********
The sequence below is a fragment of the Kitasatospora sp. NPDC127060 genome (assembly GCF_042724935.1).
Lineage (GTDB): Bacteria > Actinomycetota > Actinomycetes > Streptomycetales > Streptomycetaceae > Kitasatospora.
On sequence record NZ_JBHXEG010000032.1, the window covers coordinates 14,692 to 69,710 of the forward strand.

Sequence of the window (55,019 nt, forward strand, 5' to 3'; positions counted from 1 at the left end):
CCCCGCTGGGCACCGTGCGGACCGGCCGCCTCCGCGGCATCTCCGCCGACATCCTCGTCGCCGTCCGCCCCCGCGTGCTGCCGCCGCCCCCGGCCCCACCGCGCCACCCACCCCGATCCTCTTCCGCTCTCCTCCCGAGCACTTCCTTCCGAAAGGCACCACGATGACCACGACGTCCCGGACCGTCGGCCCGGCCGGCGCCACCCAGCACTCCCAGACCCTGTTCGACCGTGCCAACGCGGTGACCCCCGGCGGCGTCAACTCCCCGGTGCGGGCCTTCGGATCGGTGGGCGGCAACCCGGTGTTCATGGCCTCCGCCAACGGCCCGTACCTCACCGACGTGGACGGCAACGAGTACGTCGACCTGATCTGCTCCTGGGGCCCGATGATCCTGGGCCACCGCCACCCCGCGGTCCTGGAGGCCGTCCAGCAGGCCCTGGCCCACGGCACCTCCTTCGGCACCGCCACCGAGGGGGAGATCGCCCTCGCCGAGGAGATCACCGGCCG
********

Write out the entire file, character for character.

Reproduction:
The sequence below is a fragment of the Kitasatospora sp. NPDC127060 genome (assembly GCF_042724935.1).
Lineage (GTDB): Bacteria > Actinomycetota > Actinomycetes > Streptomycetales > Streptomycetaceae > Kitasatospora.
On sequence record NZ_JBHXEG010000032.1, the window covers coordinates 14,692 to 69,710 of the forward strand.

Sequence of the window (55,019 nt, forward strand, 5' to 3'; positions counted from 1 at the left end):
CCCCGCTGGGCACCGTGCGGACCGGCCGCCTCCGCGGCATCTCCGCCGACATCCTCGTCGCCGTCCGCCCCCGCGTGCTGCCGCCGCCCCCGGCCCCACCGCGCCACCCACCCCGATCCTCTTCCGCTCTCCTCCCGAGCACTTCCTTCCGAAAGGCACCACGATGACCACGACGTCCCGGACCGTCGGCCCGGCCGGCGCCACCCAGCACTCCCAGACCCTGTTCGACCGTGCCAACGCGGTGACCCCCGGCGGCGTCAACTCCCCGGTGCGGGCCTTCGGATCGGTGGGCGGCAACCCGGTGTTCATGGCCTCCGCCAACGGCCCGTACCTCACCGACGTGGACGGCAACGAGTACGTCGACCTGATCTGCTCCTGGGGCCCGATGATCCTGGGCCACCGCCACCCCGCGGTCCTGGAGGCCGTCCAGCAGGCCCTGGCCCACGGCACCTCCTTCGGCACCGCCACCGAGGGGGAGATCGCCCTCGCCGAGGAGATCACCGGCCG